Conflict spurs on Mali
Nigeria, catapulted into the spotlight at the Africa Cup of Nations after beating favourites Ivory Coast, will be seeking their first final in 13 years when they meet Mali in this evening's semifinal at the Moses Mabhida Stadium.
Coach Stephen Keshi's new-look Nigeria arrived in Durban all characteristic bristle and swagger on Monday evening, and the Super Eagles, following their 2-1 quarterfinal win against the Ivorians, certainly have the look of a team that can go all the way in the Afcon.
Nigeria have not won the continental title since beating Zambia in the 1994 final in Tunis. That golden generation of the 1990s was always going to be hard for their successors to live up to.
Still, the West Africans have remained an Afcon powerhouse, finishing third four times this century - in 2002, 2004, 2006 and 2010.
Keshi, the 1990s captain and central-defensive great, took criticism for selecting a squad that had many unknown quantities in it, such as Sunday Mba of Warri Wolves, scorer of the superb effort from long range for Nigeria's second against Ivory Coast.
The Super Eagles were unconvincing in the knockout stages, drawing against Burkina Faso and Zambia before a 2-0 win against Ethiopia. But in the West African derby against the star-studded Elephants, the young Nigerians showed their hunger and Keshi turned out to have a winning hand.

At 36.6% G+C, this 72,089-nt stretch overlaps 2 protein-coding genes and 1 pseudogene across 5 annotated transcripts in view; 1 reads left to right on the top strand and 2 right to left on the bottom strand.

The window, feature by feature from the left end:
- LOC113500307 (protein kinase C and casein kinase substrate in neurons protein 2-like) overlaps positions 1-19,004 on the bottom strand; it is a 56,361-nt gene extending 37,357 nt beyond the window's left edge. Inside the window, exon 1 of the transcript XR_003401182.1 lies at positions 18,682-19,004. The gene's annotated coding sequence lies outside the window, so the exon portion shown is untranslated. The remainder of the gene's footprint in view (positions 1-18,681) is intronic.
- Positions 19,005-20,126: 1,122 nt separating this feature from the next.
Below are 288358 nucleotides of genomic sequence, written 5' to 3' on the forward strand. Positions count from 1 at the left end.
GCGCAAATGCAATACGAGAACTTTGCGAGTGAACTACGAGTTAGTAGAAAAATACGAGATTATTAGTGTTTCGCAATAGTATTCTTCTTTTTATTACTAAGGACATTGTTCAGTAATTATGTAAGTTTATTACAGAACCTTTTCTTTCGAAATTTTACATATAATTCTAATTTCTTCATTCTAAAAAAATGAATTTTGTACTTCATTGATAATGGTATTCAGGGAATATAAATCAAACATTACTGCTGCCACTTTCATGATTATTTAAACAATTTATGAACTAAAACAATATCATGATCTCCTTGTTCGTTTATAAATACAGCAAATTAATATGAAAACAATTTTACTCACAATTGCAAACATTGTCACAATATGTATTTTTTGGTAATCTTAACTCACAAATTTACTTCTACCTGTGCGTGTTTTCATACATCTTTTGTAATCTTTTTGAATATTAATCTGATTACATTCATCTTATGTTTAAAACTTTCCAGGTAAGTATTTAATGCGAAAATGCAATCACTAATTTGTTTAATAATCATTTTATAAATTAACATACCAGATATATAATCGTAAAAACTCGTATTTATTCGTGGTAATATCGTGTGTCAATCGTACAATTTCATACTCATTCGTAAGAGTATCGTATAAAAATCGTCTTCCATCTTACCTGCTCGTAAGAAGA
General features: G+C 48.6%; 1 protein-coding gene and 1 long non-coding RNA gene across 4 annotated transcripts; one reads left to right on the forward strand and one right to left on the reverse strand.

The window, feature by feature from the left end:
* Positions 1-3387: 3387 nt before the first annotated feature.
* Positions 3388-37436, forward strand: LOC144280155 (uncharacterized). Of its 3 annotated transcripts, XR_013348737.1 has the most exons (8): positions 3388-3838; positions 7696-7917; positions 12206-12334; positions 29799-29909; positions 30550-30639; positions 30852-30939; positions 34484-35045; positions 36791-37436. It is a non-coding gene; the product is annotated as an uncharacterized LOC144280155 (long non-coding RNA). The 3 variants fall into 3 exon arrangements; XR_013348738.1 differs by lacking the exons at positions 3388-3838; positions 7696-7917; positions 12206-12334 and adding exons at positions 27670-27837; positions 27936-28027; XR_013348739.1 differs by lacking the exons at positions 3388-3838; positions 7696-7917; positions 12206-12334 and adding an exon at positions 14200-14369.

Tonight the Super Eagles will aim to go one better than all their semifinal appearances of the previous decade, and reach their first final since they lost on penalties against Cameroon as co-hosts in Lagos in 2000.
They will have to do it against a Mali side led by young French coach Patrice Carteron and hugely experienced captain Seydou Keita, who have impressed with their ability to suppress opponents in the midfield.
Keshi knows plenty about the quality Mali possess, having coached them from 2008 to 2010.
"We need to realise one thing here - that Mali is a footballing nation," the Nigeria coach said yesterday. "Mali have great talent in that country. I have a lot of respect for the Mali players.
"Whatever Mali is doing now, they should be doing it because they have quality players. And that's why we'll have a lot of regard for them, and get ourselves prepared, because the game might be tougher than against Ivory Coast."
Keshi believes the conflict between Islamist separatists and government and French forces in Mali has given the team motivation.
"I think it's a shame what's going on in Mali. But what is going on in the country is not something we should be part of.
"I know their players are thinking about that and I think that's where they're getting their power from - to give something to people back home."
Keshi has central midfielder Fegor Ogunde back from injury but has a tough choice to drop Lazio's Ogenyi Onazi, who came in and performed well against Ivory Coast in defensive midfield, which also freed up Chelsea's Jon Obi Mikel for a more attacking playmaking role.
Nigeria's dangerous front three of Emmanuel Emenike (three goals in the competition), Victor Moses (two goals) and Brown Ideye, will have taken note of how Bafana Bafana's running game unsettled Mali in the quarterfinals.